Archives of Gynecology and Obstetrics

, Volume 298, Issue 3, pp 663–671 | Cite as

New trial of progestin-primed ovarian stimulation using dydrogesterone versus a typical GnRH antagonist regimen in assisted reproductive technology

  • Nanako IwamiEmail author
  • Miho Kawamata
  • Naoko Ozawa
  • Takahiro Yamamoto
  • Eri Watanabe
  • Osamu Moriwaka
  • Hirobumi Kamiya
Gynecologic Endocrinology and Reproductive Medicine



To compare the clinical and ongoing pregnancy rates between a protocol using oral dydrogesterone with human menopausal gonadotropin (HMG) for progestin-primed ovarian stimulation (PPOS) and the typical gonadotropin-releasing hormone (GnRH) antagonist regimen in women undergoing controlled ovarian hyperstimulation (COH).


This was a prospective, controlled study of 251 women who underwent COH for in vitro fertilization between October 2016 and July 2017. The patients were allocated alternately into two groups: a dydrogesterone protocol (study group) and a GnRH antagonist protocol (control group). In study group, dydrogesterone (20 mg/day) plus HMG (150 or 225 IU) were administered simultaneously beginning on days 2 or 3 of the menstrual cycle. In both groups, all high-quality embryos were cryopreserved for later transfer. The primary outcome was the ongoing pregnancy rate at 12 weeks per frozen–thawed embryo transfer (FET) and the secondary outcome was the clinical pregnancy rate.


None of the patients experienced a premature luteinizing hormone surge. During the follow-up period, 397 FET cycles were completed. The ongoing pregnancy rates at 12 weeks were 40.0% in study group versus 38.1% in control group (absolute difference 1.9%; 95% CI − 6.83 to 17.2%). The clinical pregnancy rate in study group (52.8%) was also not inferior to that in control group (49.5%; absolute difference 3.3%; 95% CI − 4.02 to 20.2%).


The clinical and ongoing pregnancy rates in study group were comparable to those in control group. Therefore, PPOS with dydrogesterone is a reasonable option to provide COH.


Dydrogesterone Progestin-primed ovarian stimulation Premature LH surge GnRH antagonist Controlled ovarian stimulation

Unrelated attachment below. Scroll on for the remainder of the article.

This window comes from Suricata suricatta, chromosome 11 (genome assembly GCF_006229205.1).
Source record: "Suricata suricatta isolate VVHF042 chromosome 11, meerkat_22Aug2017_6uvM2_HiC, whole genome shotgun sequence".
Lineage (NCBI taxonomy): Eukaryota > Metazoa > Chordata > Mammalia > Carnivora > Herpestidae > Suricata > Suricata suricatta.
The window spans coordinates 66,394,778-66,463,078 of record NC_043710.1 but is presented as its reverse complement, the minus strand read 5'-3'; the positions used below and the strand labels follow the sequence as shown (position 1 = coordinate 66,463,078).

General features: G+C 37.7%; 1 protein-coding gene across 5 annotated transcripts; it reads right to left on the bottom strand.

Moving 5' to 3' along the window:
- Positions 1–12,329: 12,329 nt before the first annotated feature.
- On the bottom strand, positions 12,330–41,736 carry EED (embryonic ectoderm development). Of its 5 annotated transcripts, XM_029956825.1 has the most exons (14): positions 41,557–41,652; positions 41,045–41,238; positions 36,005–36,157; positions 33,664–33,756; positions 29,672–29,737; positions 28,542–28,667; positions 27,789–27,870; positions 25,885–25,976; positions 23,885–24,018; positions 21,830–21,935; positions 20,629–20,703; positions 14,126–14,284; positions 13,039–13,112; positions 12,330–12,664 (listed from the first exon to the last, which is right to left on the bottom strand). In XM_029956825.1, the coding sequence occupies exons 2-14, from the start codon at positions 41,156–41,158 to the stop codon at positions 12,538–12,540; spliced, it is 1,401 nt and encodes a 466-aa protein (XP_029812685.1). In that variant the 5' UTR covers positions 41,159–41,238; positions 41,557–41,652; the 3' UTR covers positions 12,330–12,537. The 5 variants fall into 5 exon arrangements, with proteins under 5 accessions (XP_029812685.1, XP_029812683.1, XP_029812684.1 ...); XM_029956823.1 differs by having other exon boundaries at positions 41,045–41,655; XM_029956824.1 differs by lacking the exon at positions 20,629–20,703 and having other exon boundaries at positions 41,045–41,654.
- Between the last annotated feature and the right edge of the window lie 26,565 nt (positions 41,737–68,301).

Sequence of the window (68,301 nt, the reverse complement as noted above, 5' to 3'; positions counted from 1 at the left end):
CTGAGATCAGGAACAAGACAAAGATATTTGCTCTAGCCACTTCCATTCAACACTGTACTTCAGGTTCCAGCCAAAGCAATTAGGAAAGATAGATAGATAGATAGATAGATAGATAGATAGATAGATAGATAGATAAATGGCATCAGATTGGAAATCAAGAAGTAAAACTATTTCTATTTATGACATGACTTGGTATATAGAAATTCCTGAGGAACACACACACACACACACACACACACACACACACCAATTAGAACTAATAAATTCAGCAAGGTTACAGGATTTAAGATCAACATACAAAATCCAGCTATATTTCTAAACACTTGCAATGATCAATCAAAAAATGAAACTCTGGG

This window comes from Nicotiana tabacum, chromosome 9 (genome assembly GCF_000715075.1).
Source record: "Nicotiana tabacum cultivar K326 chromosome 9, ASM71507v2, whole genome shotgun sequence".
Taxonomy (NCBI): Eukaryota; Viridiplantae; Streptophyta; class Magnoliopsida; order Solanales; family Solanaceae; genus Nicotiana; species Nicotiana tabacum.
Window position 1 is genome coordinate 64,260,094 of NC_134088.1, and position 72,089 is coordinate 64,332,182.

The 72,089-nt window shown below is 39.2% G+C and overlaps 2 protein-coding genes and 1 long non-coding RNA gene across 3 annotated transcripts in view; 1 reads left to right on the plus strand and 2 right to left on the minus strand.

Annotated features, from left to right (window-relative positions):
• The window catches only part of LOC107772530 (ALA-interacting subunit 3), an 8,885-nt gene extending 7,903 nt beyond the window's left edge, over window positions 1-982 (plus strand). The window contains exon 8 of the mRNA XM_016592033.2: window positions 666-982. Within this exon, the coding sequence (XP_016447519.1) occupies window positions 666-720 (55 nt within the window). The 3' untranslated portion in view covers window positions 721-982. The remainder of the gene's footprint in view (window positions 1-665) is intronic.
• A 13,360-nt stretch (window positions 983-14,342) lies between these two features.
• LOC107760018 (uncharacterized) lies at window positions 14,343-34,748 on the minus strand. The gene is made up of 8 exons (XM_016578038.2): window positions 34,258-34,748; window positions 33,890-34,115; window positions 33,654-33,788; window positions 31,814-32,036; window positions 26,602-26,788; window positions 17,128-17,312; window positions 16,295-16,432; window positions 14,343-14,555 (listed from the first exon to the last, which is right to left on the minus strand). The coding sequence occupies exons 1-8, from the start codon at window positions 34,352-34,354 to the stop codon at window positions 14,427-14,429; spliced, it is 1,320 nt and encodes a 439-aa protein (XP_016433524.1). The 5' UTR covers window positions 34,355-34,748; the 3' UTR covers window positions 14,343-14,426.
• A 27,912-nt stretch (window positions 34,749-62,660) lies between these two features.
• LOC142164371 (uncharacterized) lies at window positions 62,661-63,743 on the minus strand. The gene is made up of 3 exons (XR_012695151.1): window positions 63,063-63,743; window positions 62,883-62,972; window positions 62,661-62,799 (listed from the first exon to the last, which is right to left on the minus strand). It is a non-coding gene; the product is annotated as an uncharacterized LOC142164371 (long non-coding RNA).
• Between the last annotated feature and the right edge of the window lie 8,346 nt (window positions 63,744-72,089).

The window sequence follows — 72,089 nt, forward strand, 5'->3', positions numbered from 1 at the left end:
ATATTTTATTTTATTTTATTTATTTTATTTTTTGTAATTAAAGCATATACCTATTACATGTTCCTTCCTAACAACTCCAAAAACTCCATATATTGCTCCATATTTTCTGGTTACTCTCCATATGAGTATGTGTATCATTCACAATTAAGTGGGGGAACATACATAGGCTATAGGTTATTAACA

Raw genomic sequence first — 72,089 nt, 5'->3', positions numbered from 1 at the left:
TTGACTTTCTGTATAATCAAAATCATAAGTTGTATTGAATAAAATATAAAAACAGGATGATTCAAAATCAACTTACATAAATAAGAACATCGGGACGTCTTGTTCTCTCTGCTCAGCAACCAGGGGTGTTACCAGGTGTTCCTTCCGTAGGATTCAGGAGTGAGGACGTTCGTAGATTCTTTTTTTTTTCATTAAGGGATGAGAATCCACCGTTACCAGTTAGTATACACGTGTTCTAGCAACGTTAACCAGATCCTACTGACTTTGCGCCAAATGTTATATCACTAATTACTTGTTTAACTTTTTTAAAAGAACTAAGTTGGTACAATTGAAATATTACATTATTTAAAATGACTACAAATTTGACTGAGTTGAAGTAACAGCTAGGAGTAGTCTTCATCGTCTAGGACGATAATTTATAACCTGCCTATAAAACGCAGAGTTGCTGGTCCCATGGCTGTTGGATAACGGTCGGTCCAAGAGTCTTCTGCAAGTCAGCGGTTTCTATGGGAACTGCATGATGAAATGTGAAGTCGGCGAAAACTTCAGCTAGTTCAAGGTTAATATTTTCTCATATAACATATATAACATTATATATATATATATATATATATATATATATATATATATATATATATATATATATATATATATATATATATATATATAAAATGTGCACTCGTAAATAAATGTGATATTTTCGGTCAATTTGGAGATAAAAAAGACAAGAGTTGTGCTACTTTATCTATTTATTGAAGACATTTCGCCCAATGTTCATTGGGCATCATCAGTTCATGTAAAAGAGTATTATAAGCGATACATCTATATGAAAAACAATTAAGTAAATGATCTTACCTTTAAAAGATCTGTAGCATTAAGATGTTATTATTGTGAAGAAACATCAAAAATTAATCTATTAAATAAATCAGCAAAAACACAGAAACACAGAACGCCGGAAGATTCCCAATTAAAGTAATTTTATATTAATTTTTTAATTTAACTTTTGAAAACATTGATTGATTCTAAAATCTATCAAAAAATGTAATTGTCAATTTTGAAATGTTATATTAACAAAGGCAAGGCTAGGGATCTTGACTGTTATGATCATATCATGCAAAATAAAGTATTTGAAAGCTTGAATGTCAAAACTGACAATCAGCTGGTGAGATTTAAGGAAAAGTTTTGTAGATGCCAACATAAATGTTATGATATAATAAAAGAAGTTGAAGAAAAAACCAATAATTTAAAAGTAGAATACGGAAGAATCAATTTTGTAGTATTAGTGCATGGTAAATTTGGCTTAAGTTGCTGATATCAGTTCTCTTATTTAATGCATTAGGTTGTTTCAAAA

Anti-Müllerian hormone


Assisted reproductive technology


Body mass index


Confidence interval


Cumulus–oocyte complexes


Controlled ovarian hyperstimulation


Estradiol 2


Frozen embryo transfer


Gonadotropin-releasing hormone


Human chorionic gonadotropin


Human menopausal gonadotropin


Hormone replacement therapy


In vitro fertilization


Intra-cytoplasmic sperm injection


Luteinizing hormone


Ovarian hyperstimulation syndrome




Progestin-primed ovarian stimulation


Standard deviation


United States dollar



The authors wish to thank Ms. Mika Matsuoka for data collection, and Ms. Nami Hirayama and Ms. Yumiko Kobayashi for statistical analysis (clinical staff in the Kamiya Ladies Clinic). We also thank Dr. Shigeo Araki (Chief Director of the International Institute of Medical Technology IMT College) and Dr. Daiki Iwami (staff member of the Department of Renal and Genitourinary Surgery, Hokkaido University, Graduate School of Medicine) for proofreading the manuscript, and Dr. Kota Ono (staff member of the Department of Biostatistics, Hokkaido University, Graduate School of Medicine) as a statistical adviser. We thank Ellen Knapp, PhD, and James Cummins, PhD, from Edanz Group ( for editing drafts of this manuscript.

Author contribution

NI: Protocol development, data analysis, data collection, manuscript writing. MK: Data collection. NO: Data collection. TY: Data collection. EW: Data collection. OM: Data collection. HK: Data collection, protocol development.



Compliance with ethical standards

Conflict of interest

The authors declare that they have no conflict of interest.

Ethical approval

All procedures performed in this study were in accordance with the ethical standards of the Kamiya Ladies Clinic and with the 1964 Helsinki declaration and its later amendments or similar ethical standards.

Informed consent

Informed consent was obtained from all individual participants included in the study.


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Copyright information

© Springer-Verlag GmbH Germany, part of Springer Nature 2018

Authors and Affiliations

  1. 1.Department of Reproductive HealthKamiya Ladies ClinicSapporoJapan

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